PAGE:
# How do pilots and websites like Turbli accurately predict how much turbulence there will be in a flight?

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Every flight I go on I check Turbli before I do it to check out how much turbulence there will be (nervous flyer). Almost every single time I have checked it, it ends up being absurdly accurate. Then today when I was on a flight the pilot said that for the next 4 minutes there will be severe turbulence but after it should be smooth sailing. I looked at the clock and he was exactly right. How did he know? What instruments show this and how do they work?

In: 15

They (typically) use the NOAA forecasts (some other countries have their own models). I don’t know if the exact details of these forecasts are public, but there are most likely a few various things that NOAA factor in.

Turbulence is a complicated subject, and we can’t realistically do a perfect calculation (we can’t know the exact number of particles and their initial conditions to start with, and even if we could it would take a ridiculous amount of computing to do everything perfectly). We instead have various equations which can be shown to give good approximations for various different regimes (eg high altitude, low altitude).

The NOAA would combine all of their empirical data from various sources and throw it into their models which will use a variety of different calculations. Over time they improve on this by comparing their forecasts to what actually happened and tweaking their models.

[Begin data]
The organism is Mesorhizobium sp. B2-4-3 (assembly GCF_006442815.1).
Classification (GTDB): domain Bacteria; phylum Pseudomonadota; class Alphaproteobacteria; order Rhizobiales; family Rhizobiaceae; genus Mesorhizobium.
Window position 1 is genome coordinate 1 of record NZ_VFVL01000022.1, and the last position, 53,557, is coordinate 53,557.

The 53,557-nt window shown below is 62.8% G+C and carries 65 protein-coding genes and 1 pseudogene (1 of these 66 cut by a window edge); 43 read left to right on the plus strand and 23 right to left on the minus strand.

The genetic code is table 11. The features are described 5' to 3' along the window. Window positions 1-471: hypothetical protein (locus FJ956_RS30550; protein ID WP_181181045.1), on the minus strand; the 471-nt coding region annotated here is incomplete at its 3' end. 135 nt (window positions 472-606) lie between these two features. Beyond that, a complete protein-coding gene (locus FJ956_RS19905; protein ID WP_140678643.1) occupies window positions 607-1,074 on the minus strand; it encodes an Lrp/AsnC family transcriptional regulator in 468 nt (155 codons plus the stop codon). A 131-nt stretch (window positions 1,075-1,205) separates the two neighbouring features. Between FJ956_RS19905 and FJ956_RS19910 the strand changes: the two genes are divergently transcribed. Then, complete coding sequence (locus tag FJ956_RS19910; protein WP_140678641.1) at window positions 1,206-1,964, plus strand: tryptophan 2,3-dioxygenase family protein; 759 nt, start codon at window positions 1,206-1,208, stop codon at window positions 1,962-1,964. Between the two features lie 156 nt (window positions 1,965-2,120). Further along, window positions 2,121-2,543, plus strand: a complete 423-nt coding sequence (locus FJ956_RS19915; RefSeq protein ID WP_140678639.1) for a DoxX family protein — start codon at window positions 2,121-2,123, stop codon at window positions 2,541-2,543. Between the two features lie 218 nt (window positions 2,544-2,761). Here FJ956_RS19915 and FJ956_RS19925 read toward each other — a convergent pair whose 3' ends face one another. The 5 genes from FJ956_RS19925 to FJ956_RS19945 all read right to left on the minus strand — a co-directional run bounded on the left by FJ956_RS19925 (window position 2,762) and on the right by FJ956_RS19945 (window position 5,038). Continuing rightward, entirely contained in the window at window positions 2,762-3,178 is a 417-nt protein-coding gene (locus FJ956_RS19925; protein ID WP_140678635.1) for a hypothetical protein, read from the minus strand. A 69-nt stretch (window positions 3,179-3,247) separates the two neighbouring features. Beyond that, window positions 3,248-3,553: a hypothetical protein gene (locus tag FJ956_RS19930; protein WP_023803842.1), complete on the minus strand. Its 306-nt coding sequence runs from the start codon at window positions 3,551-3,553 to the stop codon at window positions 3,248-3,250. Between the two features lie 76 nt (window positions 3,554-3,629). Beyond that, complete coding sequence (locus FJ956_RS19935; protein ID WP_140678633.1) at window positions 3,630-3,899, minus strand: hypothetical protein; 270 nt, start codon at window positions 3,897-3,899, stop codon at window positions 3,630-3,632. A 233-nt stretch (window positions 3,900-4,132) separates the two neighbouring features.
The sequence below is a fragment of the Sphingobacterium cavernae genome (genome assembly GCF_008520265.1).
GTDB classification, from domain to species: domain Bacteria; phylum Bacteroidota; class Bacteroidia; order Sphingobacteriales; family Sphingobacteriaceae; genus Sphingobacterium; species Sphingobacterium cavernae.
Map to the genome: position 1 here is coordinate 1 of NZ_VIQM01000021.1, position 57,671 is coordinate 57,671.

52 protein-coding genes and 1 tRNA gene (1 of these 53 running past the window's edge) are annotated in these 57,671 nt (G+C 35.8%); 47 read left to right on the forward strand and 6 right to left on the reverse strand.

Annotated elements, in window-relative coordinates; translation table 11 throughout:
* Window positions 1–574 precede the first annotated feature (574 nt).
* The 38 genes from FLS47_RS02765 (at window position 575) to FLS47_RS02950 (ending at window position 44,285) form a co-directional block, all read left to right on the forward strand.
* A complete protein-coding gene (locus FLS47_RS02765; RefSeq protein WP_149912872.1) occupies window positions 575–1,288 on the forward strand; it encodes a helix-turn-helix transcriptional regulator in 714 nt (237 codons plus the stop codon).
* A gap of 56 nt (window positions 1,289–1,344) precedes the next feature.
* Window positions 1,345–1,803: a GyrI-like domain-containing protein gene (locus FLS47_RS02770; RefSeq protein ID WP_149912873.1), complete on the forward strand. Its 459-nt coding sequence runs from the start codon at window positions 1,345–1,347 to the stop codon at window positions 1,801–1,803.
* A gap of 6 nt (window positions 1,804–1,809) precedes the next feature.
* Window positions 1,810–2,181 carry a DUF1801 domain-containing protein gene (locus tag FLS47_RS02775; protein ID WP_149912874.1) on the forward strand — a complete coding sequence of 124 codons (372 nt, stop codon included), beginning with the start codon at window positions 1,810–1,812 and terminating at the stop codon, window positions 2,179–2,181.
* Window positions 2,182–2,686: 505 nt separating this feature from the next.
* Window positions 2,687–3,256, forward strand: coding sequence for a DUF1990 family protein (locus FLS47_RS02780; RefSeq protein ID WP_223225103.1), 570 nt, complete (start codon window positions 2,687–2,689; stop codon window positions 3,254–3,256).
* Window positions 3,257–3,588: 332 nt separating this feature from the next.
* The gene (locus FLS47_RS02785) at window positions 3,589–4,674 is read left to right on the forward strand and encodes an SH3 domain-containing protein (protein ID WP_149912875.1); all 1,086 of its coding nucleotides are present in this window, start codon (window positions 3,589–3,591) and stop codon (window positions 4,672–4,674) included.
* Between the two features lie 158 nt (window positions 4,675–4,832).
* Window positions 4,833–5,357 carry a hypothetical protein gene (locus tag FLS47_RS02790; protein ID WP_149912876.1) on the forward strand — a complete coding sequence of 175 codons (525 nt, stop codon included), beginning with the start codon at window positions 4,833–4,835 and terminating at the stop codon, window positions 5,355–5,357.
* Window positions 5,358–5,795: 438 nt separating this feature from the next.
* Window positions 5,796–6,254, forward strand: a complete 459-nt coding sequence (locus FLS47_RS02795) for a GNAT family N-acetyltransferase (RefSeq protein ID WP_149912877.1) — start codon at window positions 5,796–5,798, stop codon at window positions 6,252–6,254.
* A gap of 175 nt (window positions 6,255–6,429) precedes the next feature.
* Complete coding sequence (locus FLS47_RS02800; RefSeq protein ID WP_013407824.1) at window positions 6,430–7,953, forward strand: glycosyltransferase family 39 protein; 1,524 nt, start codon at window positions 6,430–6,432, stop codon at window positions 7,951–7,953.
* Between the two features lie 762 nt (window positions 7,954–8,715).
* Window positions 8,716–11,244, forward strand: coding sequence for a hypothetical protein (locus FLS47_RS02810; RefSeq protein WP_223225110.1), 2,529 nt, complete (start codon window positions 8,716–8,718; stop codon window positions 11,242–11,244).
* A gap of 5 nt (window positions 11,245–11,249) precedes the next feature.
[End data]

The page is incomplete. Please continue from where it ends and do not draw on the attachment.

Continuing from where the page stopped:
Aircraft will communicate with control to update control on the weather, so if there is any turbulence that wasn’t forecast then this can be passed on to other aircraft.

See the Wikipedia pages on turbulence, Reynolds number, Richardson number, and Frontogenesis as examples of some of the maths that may be used in the models.

A pilot is in contact with an air traffic controller on the ground during the flight. Lots of other airplanes have probably flown through the same area and told the on ground controller about the turbulence. That gets forwarded to the next guy that has to go through then they tell the passengers if they want. So it’s all accurate cause it’s all real time.

This information also gets uploaded to various websites for weather models and is public information, which I assume that Turbli website uses

Take a look at the Aviation Weather Center website run by NOAA. Specifically:

[AIRMETs](https://aviationweather.gov/gairmet) (AIRman’s METeorological Information) which outline areas of weather that may be hazardous to pilots, including high and low level turbulence. The turbulence AIRMETs will have an altitude and severity associated with them.

[PIREPs](https://aviationweather.gov/airep) (Pilot Reports) which include reports made to ATC by pilots for various weather observations including turbulence which includes where the report was, when it was made, and how severe it was.

By looking at the AIRMET forecast for your flight you can see if you’re going to fly into one of the turbulence areas and be ready for it. If you look at the PIREPs you can see if other planes that have gone through that air before you have encountered turbulence.

Tangential: pilots have a different turbulence scale than most people. It might be slightly reassuring that your “severe turbulence” was probably considered moderate, at worst, by the pilot. Of course, the pilot knows this so he still calls it severe on the intercom.

In truly severe turbulence it’s completely impossible to walk around, and if you didn’t have your seatbelt on you’d hit the ceiling. Obviously, this is super extremely rare.

[Source](https://www.weather.gov/source/zhu/ZHU_Training_Page/turbulence_stuff/turbulence/turbulence.htm)